Single-Group Diets

Cost You Money
By John S. Hibma

One of the most troubling management faux pas I see being made on many dairies in the Northeast is the use of the single-group feed ration. Even though the dairy industry has acknowledged for years the nutritional advantages and cost savings associated with multiple feed rations based upon stage of lactation and milk production, many dairy farms continue to mix just one ration that’s fed to all milk cows, regardless of how much milk they produce or how many days they’ve been milking.

As dairy cows progress through their lactations their nutritional needs change. A cow in early lactation requires a diet that has a higher nutrient density. Her nutritional requirements are highest as she approaches and maintains her peak milk production in the weeks and months after calving. In those first two weeks or so after she freshens, the protein, energy, vitamins and minerals must be packed into a “smaller package” while she’s transitioning to her full feed intake level, and those rations generally cost more. A cow in later lactation does not require as dense of a ration and can derive more of her nutrition from farm-grown forages such as corn silage or haylage and less from the grain, which makes the ration cheaper.

Still, there are many dairy farms that feed only one ration that’s balanced for a level of milk production that more closely approximates the average milk production of the herd. Single mix rations by-and-large deprive fresh cows of their potential milk peaks while, at the same time, overfeed the late-lactation cows, opening the door to overconditioning and metabolic disorders if and when they freshen again. A key point to understanding the importance of multiple rations is that the lower-production diet can be reformulated to cost less money rather than having those cows eating less pounds of a higher-producing diet.

To help illustrate this, let’s look at a dairy cow diet that’s formulated to support 80 pounds of milk production with 4 percent milk fat and 3.1 percent milk protein. The cow is expected to eat about 52 pounds dry matter (DM), consuming 66 pounds of corn silage and 28 pounds of a 24 percent complete pellet. The corn silage is priced at $40 a ton and the pellet is priced at $320 a ton. The cost of the ration is $5.80 per cow per day. Another cow in the same group who’s producing 65 pounds of milk would be expected to eat about 10 percent less DM (47 pounds) and if the ration is in the same proportions the cost of her diet would be $5.22.

However, the cow producing 65 pounds of milk does not need 25 pounds of the pellet (28x.9). A more cost-effective diet would have her eating only 22 pounds of the pellet along with the 66 pounds of corn silage. This diet will cost only $4.85—a savings of about 37 cents per day.

If we look at a herd of 100 cows that can be divided into two even groups of 50 cows each, the savings of 37 cents per cow per day becomes over $18 per day, or well over $500 per month, or over $6,000 per year. This example illustrates the money it costs a dairy farmer by overfeeding the lower tier of his herd with an expensive ration.

The flip side of these single mix diets is the money that’s lost when a diet is formulated for only 65 pounds of milk and the fresh cow that’s headed for peak milk production must eat that diet. Regardless, if a fresh cow can consume more total pounds of that diet, the total calories, protein, vitamins and minerals will fall far short of her needs to reach that “desired” peak. Even if she can consume 10 to 20 percent more of that mix, the nutrient density is nowhere near enough to support the 100 pounds of milk production you’d like to see from her.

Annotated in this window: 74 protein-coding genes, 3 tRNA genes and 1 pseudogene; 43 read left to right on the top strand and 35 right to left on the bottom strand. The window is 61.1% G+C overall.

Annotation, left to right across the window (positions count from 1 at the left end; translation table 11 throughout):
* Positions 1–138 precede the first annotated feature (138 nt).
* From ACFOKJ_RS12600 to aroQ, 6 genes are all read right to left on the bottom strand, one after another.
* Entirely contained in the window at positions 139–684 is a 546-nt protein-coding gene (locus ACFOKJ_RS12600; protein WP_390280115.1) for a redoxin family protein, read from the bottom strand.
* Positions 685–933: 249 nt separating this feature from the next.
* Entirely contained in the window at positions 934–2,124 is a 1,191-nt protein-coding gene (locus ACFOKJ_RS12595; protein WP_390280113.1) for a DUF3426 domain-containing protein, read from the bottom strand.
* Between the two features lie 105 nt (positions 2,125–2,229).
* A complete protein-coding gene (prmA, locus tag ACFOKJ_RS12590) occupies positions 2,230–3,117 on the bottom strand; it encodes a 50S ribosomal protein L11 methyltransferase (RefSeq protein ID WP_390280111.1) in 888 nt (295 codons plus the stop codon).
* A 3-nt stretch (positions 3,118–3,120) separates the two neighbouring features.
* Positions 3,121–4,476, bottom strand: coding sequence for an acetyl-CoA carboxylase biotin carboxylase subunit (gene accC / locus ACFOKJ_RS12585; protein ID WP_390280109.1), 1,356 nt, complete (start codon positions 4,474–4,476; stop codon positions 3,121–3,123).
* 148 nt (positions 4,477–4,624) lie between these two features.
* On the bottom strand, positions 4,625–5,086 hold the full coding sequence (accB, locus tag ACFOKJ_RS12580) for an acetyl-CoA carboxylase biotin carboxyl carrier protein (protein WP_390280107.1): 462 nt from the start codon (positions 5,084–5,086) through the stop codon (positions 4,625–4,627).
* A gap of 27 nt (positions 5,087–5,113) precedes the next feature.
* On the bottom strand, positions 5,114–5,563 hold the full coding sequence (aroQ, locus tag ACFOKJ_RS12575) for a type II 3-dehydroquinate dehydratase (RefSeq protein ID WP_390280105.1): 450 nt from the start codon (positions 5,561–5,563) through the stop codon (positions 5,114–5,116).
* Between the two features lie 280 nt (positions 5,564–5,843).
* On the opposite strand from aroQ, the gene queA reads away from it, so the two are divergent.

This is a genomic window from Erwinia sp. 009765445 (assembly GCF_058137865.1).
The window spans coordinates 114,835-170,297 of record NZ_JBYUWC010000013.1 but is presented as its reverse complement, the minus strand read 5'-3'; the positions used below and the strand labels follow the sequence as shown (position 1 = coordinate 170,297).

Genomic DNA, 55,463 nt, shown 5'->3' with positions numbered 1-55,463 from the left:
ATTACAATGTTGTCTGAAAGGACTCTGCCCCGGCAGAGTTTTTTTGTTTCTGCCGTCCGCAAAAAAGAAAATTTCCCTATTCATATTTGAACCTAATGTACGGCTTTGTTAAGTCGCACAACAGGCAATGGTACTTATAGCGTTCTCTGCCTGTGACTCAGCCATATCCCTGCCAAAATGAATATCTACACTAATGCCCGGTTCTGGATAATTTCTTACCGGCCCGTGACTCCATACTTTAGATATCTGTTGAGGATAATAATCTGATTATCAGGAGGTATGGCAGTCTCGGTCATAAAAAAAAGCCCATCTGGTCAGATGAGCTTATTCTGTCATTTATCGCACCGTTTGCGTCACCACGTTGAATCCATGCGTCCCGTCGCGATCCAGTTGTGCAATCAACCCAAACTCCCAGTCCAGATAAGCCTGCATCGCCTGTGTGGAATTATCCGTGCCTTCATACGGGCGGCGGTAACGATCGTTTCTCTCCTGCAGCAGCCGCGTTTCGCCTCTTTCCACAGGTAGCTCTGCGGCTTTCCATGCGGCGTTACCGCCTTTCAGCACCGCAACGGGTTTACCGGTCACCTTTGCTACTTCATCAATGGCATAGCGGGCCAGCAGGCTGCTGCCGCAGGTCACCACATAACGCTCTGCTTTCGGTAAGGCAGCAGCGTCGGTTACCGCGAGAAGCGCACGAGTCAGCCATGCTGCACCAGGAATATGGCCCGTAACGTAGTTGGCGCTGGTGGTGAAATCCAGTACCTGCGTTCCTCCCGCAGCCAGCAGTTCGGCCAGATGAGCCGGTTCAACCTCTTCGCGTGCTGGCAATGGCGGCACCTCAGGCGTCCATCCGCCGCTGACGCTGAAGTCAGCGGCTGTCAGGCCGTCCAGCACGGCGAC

To illustrate this point we’ll go back to the 65 pounds of milk production and the ration that contains 22 pounds of pellet and 66 pounds of corn silage with the intention that the entire herd will be consuming it at different DM levels dependent upon their individual milk production. If our fresh cow that’s a month into her lactation would be able to consume about 56 pounds of DM, the proportions of the mix will only allow her to eat about 26 pounds of the pellet—several pounds less than what she should for 100 pounds of milk production—and many more pounds of the corn silage, which is limiting her protein requirements. This cow may be able to produce 80 to 90 pounds of milk for a short while by milking some fat off of her back. But, in a matter of a few weeks she’ll settle back to 70 or 80 pounds of milk, which is all the ration is able to support.

Peak milk production in your herd is where the greatest profit and income-over-feed-cost is realized. I continue to encourage dairy farmers, even in these trying economic times, to push their cows to make more milk and maximize total milk production in a 13 to 14-month lactation. The mid-range, single mix feed rations that many dairy farmers feed to their herds effectively limit the top milk production that their herd’s are capable of. By not separating your milk herds into at least two groups you lose money on both ends: by spending too much money for the lower producers and not getting the milk revenues out of the top producers.

The author, a longtime Farming contributor, is a dairy nutritional consultant and works for Central Connecticut Farmer’s Cooperative in Manchester, Conn.